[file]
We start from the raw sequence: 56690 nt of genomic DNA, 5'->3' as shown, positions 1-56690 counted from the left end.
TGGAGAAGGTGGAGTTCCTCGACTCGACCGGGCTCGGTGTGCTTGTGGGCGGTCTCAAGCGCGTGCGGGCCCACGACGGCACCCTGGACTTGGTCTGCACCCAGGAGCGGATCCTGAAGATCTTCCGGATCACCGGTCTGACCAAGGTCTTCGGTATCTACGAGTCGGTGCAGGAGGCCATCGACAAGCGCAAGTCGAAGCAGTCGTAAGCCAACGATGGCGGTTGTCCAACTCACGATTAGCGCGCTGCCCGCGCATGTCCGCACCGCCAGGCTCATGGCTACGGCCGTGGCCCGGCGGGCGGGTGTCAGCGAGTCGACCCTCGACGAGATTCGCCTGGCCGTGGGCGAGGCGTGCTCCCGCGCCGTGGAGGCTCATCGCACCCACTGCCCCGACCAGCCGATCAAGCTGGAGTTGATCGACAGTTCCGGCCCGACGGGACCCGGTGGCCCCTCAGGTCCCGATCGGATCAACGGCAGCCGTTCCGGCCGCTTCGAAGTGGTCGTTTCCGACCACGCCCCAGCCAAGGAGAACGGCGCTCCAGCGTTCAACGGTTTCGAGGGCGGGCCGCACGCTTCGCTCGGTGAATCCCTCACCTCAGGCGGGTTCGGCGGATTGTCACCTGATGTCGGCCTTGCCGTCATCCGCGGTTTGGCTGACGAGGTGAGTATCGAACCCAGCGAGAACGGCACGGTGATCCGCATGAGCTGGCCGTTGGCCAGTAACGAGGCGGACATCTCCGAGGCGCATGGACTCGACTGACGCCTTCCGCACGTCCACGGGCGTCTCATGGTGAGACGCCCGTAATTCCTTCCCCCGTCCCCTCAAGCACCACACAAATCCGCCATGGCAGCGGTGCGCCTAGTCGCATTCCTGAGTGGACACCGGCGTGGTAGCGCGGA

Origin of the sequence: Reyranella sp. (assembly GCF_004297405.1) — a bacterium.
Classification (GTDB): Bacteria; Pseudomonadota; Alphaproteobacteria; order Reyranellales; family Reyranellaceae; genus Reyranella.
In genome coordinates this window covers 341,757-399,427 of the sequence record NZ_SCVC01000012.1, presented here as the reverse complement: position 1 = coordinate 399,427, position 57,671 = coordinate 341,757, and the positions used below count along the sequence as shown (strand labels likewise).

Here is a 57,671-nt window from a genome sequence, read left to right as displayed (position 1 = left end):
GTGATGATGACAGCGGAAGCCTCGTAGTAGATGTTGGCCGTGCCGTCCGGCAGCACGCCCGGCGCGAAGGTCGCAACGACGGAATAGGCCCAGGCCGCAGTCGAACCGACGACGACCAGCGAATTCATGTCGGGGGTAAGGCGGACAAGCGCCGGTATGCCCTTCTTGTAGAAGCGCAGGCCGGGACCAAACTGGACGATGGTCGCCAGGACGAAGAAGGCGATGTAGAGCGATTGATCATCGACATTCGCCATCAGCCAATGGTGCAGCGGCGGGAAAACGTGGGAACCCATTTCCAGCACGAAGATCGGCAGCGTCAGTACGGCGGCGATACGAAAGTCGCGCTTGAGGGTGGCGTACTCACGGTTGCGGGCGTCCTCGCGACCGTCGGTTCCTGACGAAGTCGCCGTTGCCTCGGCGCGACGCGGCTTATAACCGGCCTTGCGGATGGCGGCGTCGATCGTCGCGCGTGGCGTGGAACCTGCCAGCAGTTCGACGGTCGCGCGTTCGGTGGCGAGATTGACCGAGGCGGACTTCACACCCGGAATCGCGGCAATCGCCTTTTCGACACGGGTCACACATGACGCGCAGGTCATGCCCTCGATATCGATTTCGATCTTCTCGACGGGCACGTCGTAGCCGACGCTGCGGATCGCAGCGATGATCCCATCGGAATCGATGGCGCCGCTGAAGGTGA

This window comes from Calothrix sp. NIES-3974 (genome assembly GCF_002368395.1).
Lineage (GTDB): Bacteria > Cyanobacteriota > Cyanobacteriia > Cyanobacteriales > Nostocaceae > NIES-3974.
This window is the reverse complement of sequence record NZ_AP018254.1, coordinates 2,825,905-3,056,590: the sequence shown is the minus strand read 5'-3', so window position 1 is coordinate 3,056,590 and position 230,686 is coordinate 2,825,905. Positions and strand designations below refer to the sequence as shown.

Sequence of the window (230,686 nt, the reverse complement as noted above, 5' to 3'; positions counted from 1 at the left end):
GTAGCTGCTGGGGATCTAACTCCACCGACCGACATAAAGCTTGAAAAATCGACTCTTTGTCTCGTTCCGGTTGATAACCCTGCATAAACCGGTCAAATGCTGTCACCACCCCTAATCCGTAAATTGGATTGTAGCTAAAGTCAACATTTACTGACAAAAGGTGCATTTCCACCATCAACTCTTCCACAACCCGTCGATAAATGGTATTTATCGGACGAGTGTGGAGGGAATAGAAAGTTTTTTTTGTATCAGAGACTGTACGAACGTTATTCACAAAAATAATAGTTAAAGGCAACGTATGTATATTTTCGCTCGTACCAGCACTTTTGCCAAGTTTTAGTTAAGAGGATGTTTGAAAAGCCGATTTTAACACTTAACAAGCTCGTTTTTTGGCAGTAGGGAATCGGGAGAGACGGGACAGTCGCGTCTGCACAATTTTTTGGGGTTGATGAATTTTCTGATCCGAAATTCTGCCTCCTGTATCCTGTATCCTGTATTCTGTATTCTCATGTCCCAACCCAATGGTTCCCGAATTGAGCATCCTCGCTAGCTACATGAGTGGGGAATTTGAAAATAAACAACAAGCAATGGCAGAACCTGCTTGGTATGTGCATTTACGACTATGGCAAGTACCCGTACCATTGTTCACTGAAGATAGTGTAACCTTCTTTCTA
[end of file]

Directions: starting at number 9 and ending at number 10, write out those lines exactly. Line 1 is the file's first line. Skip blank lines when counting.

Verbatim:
Lineage (GTDB): Bacteria > Cyanobacteriota > Cyanobacteriia > Cyanobacteriales > Nostocaceae > NIES-3974.
This window is the reverse complement of sequence record NZ_AP018254.1, coordinates 2,825,905-3,056,590: the sequence shown is the minus strand read 5'-3', so window position 1 is coordinate 3,056,590 and position 230,686 is coordinate 2,825,905. Positions and strand designations below refer to the sequence as shown.